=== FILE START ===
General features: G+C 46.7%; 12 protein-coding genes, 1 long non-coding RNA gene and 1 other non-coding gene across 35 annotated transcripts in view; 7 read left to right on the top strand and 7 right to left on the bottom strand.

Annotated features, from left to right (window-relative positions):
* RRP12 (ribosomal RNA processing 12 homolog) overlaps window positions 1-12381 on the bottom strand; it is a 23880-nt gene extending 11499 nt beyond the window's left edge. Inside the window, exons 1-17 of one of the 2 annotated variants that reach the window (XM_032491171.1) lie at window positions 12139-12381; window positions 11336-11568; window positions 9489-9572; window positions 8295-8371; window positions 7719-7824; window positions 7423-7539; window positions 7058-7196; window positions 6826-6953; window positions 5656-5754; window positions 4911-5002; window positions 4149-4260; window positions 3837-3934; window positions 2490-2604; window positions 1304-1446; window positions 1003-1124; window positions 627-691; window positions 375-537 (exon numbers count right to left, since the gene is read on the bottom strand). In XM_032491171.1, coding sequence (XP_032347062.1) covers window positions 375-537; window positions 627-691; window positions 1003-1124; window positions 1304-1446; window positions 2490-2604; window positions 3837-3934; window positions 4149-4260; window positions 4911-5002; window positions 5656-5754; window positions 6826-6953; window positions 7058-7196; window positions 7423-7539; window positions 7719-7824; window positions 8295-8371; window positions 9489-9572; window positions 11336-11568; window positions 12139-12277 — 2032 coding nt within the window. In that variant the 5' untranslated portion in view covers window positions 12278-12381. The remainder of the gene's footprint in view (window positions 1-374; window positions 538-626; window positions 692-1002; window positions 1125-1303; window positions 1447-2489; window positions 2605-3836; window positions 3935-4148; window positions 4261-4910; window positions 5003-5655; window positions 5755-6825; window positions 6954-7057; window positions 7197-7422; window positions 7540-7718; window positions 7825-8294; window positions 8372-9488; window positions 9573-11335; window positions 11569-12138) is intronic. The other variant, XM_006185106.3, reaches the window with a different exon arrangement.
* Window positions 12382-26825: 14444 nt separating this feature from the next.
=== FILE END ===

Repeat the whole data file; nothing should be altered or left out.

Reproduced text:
General features: G+C 46.7%; 12 protein-coding genes, 1 long non-coding RNA gene and 1 other non-coding gene across 35 annotated transcripts in view; 7 read left to right on the top strand and 7 right to left on the bottom strand.

Annotated features, from left to right (window-relative positions):
* RRP12 (ribosomal RNA processing 12 homolog) overlaps window positions 1-12381 on the bottom strand; it is a 23880-nt gene extending 11499 nt beyond the window's left edge. Inside the window, exons 1-17 of one of the 2 annotated variants that reach the window (XM_032491171.1) lie at window positions 12139-12381; window positions 11336-11568; window positions 9489-9572; window positions 8295-8371; window positions 7719-7824; window positions 7423-7539; window positions 7058-7196; window positions 6826-6953; window positions 5656-5754; window positions 4911-5002; window positions 4149-4260; window positions 3837-3934; window positions 2490-2604; window positions 1304-1446; window positions 1003-1124; window positions 627-691; window positions 375-537 (exon numbers count right to left, since the gene is read on the bottom strand). In XM_032491171.1, coding sequence (XP_032347062.1) covers window positions 375-537; window positions 627-691; window positions 1003-1124; window positions 1304-1446; window positions 2490-2604; window positions 3837-3934; window positions 4149-4260; window positions 4911-5002; window positions 5656-5754; window positions 6826-6953; window positions 7058-7196; window positions 7423-7539; window positions 7719-7824; window positions 8295-8371; window positions 9489-9572; window positions 11336-11568; window positions 12139-12277 — 2032 coding nt within the window. In that variant the 5' untranslated portion in view covers window positions 12278-12381. The remainder of the gene's footprint in view (window positions 1-374; window positions 538-626; window positions 692-1002; window positions 1125-1303; window positions 1447-2489; window positions 2605-3836; window positions 3935-4148; window positions 4261-4910; window positions 5003-5655; window positions 5755-6825; window positions 6954-7057; window positions 7197-7422; window positions 7540-7718; window positions 7825-8294; window positions 8372-9488; window positions 9573-11335; window positions 11569-12138) is intronic. The other variant, XM_006185106.3, reaches the window with a different exon arrangement.
* Window positions 12382-26825: 14444 nt separating this feature from the next.